A fast-moving Tropical Storm Andrea, the first named storm of the 2013 hurricane season, sped up the East Coast without doing serious damage last week. But the storm did bring record rainfall to some locations, the Virginian-Pilot reported ("Weakened Andrea breaks Northeast rainfall records," by Jake Pearson/AP). "Andrea dumped 6.64 inches of rain on Gales Ferry, Conn.," the paper reports. "The 4.16 inches that fell on New York City's Central Park was more than double the previous record for the date, set in 1918. The 3.5 inches of rain that fell at Philadelphia International Airport doubled the 1.79 inches that fell in 1904. Newark, N.J., saw 3.71 inches, breaking the previous mark of 1.11 inches set in 1931."
Tropical Storm Andrea quickly spun up into a strong tropical storm with 60-mph winds as it crossed into Florida from the Gulf of Mexico, then weakened into a fast-moving rainmaker as it raced up the Atlantic Coast.
But the fast-moving storm passed on into the North Atlantic without doing significant damage. Even the vulnerable North Carolina Route 12, the slender lifeline serving the Outer Banks, carried uninterrupted traffic, according to North Carolina Department of Transportation (NCDOT) reports.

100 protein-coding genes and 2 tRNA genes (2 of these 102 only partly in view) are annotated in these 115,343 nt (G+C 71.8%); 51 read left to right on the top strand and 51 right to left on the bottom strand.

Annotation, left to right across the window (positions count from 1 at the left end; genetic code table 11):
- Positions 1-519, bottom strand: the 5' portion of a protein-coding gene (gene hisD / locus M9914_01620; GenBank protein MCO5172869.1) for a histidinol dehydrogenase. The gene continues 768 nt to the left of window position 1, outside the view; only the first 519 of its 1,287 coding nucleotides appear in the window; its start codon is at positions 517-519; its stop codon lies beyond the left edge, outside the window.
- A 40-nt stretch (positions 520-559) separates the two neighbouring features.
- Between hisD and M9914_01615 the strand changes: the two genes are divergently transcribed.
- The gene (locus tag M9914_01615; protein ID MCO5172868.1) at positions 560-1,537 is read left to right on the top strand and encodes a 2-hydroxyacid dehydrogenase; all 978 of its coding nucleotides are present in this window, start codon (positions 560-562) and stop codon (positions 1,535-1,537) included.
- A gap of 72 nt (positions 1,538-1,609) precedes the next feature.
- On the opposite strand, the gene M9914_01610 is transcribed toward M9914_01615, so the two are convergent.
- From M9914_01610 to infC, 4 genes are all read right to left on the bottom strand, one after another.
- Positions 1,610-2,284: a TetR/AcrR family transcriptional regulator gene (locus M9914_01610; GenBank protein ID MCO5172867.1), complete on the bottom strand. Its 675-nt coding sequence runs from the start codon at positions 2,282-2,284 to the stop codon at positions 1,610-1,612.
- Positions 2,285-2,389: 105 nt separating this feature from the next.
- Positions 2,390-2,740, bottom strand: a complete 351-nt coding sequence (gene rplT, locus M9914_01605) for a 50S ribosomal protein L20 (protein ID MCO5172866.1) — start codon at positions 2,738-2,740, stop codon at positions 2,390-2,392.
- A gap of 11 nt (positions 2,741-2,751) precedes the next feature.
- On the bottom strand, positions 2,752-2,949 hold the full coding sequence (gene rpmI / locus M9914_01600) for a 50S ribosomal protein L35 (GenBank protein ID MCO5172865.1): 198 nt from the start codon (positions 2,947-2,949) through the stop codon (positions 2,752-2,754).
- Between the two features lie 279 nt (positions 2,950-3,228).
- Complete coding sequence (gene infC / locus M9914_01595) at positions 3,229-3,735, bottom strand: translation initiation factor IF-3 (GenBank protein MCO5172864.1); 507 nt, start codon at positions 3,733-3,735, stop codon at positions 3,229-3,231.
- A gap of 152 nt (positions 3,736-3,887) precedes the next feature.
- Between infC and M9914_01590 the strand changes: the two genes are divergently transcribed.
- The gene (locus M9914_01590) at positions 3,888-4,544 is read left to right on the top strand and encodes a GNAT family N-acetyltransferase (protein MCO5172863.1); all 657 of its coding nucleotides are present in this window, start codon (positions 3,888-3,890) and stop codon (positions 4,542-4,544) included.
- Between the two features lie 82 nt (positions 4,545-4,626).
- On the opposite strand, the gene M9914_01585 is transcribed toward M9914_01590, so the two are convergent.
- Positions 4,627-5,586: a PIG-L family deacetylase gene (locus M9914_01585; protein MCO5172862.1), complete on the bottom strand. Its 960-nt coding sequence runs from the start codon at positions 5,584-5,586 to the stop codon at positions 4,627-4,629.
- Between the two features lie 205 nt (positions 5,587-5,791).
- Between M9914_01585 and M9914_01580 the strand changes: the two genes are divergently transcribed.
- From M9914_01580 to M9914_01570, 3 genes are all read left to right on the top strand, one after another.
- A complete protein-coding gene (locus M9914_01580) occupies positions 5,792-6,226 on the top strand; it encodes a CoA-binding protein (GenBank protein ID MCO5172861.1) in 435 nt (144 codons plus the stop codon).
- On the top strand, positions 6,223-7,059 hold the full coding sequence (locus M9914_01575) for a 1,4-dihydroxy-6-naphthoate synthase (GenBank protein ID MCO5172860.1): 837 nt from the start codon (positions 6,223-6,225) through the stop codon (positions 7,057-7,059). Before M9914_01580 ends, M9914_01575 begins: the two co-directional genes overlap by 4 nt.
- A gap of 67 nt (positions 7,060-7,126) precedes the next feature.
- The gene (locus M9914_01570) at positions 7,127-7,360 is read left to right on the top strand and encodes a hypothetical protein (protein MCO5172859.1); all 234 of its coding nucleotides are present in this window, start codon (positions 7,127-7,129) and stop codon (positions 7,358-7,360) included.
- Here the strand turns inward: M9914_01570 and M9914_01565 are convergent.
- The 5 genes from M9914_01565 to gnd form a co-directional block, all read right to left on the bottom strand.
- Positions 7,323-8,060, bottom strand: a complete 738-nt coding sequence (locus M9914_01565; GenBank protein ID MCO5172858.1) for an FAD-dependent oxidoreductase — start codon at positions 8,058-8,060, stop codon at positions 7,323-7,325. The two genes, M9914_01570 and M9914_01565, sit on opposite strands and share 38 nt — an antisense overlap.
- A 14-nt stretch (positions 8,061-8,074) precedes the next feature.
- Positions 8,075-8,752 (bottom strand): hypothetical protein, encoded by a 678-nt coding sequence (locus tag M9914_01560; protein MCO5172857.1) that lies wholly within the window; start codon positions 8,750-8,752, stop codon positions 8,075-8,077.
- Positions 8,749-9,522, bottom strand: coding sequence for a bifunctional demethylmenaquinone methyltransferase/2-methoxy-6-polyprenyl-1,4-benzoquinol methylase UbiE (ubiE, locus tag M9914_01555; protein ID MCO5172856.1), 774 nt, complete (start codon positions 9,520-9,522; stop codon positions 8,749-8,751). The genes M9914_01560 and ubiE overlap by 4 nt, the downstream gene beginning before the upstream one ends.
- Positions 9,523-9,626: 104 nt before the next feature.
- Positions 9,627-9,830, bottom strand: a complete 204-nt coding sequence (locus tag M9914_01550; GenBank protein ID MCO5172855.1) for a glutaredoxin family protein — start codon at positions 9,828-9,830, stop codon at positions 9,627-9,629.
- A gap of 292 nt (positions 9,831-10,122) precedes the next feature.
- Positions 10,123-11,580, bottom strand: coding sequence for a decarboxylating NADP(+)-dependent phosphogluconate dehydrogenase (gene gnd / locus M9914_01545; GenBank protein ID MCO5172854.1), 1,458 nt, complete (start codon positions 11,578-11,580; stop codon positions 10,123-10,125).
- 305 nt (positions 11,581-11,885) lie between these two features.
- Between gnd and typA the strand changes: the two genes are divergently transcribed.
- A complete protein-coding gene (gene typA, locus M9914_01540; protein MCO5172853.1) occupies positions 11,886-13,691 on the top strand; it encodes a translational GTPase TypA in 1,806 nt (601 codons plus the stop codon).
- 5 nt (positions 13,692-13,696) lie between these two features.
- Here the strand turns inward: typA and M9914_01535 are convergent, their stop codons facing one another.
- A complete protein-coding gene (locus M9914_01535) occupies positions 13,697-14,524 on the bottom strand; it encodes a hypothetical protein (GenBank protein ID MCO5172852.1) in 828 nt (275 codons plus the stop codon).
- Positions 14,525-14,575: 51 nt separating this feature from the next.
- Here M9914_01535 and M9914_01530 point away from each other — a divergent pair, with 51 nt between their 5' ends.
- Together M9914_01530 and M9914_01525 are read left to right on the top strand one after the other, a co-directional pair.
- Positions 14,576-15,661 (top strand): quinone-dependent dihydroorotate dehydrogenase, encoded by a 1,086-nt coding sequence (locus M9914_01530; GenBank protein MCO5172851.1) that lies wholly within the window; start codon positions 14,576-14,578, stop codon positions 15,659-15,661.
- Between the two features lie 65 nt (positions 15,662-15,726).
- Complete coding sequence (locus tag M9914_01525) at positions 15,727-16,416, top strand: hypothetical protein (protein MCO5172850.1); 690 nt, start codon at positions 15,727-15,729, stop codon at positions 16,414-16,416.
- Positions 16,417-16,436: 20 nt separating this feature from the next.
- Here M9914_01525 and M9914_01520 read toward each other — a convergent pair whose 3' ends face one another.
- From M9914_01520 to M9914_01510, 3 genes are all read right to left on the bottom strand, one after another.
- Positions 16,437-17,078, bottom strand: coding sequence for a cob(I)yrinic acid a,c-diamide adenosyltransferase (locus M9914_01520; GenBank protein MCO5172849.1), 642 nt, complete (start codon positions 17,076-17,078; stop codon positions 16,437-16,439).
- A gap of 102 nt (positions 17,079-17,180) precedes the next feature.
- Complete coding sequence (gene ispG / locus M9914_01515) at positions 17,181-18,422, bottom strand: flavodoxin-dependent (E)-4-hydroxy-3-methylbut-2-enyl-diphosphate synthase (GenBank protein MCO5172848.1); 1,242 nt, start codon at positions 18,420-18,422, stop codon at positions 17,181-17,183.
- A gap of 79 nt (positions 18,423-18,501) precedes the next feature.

In a Weather Underground blog post, hurricane expert Jeff Masters says Andrea is an example of a striking trend: In recent years, hurricane season has been starting earlier and lasting longer ("Tropical Storm Andrea Spreading Heavy Rains to U.S. East Coast"). "Andrea's formation in June continues a pattern of an unusually large number of early-season Atlantic named storms we've seen in recent years," comments Masters. "Climatologically, June is the second quietest month of the Atlantic hurricane season, behind November. During the period 1870 - 2012, we averaged one named storm every two years in June, and 0.7 named storms per year during May and June. In the nineteen years since the current active hurricane period began in 1995, there have been fifteen June named storms (if we include 2013's Tropical Storm Andrea). June activity has nearly doubled since 1995, and May activity has more than doubled (there were seventeen May storms in the 75-year period 1870 – 1994 [0.137 per year], compared to 6 in the 19-year period 1995 – 2013 [0.316 per year].)"